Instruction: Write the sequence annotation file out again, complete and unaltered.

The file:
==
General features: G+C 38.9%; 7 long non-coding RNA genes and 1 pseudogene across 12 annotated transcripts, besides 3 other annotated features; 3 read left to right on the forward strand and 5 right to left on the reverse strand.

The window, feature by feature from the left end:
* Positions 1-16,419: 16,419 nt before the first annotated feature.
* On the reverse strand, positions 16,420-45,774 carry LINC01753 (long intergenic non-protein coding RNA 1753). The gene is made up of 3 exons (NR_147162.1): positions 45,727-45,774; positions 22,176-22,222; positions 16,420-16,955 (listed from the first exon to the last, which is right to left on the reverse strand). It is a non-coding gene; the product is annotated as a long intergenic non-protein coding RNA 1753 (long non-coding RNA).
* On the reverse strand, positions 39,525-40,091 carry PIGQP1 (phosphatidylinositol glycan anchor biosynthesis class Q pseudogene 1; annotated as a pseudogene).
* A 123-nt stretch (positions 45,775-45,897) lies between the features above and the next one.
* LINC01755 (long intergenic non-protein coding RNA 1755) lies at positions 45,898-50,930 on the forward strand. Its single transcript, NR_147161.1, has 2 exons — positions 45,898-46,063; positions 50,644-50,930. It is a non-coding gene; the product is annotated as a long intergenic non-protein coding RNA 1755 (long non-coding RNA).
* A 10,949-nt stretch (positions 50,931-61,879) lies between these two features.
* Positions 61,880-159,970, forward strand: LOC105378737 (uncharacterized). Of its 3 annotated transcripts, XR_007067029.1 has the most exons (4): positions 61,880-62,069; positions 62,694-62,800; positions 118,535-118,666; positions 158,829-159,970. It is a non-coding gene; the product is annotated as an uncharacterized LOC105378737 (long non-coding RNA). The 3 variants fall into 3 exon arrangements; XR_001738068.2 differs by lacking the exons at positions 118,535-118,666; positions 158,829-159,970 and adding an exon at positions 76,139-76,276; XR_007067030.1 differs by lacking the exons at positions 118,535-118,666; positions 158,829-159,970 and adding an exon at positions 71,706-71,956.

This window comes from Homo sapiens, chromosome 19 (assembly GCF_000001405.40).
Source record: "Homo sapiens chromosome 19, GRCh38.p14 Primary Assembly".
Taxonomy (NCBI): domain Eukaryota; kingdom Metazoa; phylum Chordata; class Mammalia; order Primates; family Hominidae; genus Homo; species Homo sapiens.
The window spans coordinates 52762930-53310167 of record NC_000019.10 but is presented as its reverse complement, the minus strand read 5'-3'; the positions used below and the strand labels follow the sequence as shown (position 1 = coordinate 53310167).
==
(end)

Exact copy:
General features: G+C 38.9%; 7 long non-coding RNA genes and 1 pseudogene across 12 annotated transcripts, besides 3 other annotated features; 3 read left to right on the forward strand and 5 right to left on the reverse strand.

The window, feature by feature from the left end:
* Positions 1-16,419: 16,419 nt before the first annotated feature.
* On the reverse strand, positions 16,420-45,774 carry LINC01753 (long intergenic non-protein coding RNA 1753). The gene is made up of 3 exons (NR_147162.1): positions 45,727-45,774; positions 22,176-22,222; positions 16,420-16,955 (listed from the first exon to the last, which is right to left on the reverse strand). It is a non-coding gene; the product is annotated as a long intergenic non-protein coding RNA 1753 (long non-coding RNA).
* On the reverse strand, positions 39,525-40,091 carry PIGQP1 (phosphatidylinositol glycan anchor biosynthesis class Q pseudogene 1; annotated as a pseudogene).
* A 123-nt stretch (positions 45,775-45,897) lies between the features above and the next one.
* LINC01755 (long intergenic non-protein coding RNA 1755) lies at positions 45,898-50,930 on the forward strand. Its single transcript, NR_147161.1, has 2 exons — positions 45,898-46,063; positions 50,644-50,930. It is a non-coding gene; the product is annotated as a long intergenic non-protein coding RNA 1755 (long non-coding RNA).
* A 10,949-nt stretch (positions 50,931-61,879) lies between these two features.
* Positions 61,880-159,970, forward strand: LOC105378737 (uncharacterized). Of its 3 annotated transcripts, XR_007067029.1 has the most exons (4): positions 61,880-62,069; positions 62,694-62,800; positions 118,535-118,666; positions 158,829-159,970. It is a non-coding gene; the product is annotated as an uncharacterized LOC105378737 (long non-coding RNA). The 3 variants fall into 3 exon arrangements; XR_001738068.2 differs by lacking the exons at positions 118,535-118,666; positions 158,829-159,970 and adding an exon at positions 76,139-76,276; XR_007067030.1 differs by lacking the exons at positions 118,535-118,666; positions 158,829-159,970 and adding an exon at positions 71,706-71,956.

This window comes from Homo sapiens, chromosome 19 (assembly GCF_000001405.40).
Source record: "Homo sapiens chromosome 19, GRCh38.p14 Primary Assembly".
Taxonomy (NCBI): domain Eukaryota; kingdom Metazoa; phylum Chordata; class Mammalia; order Primates; family Hominidae; genus Homo; species Homo sapiens.
The window spans coordinates 52762930-53310167 of record NC_000019.10 but is presented as its reverse complement, the minus strand read 5'-3'; the positions used below and the strand labels follow the sequence as shown (position 1 = coordinate 53310167).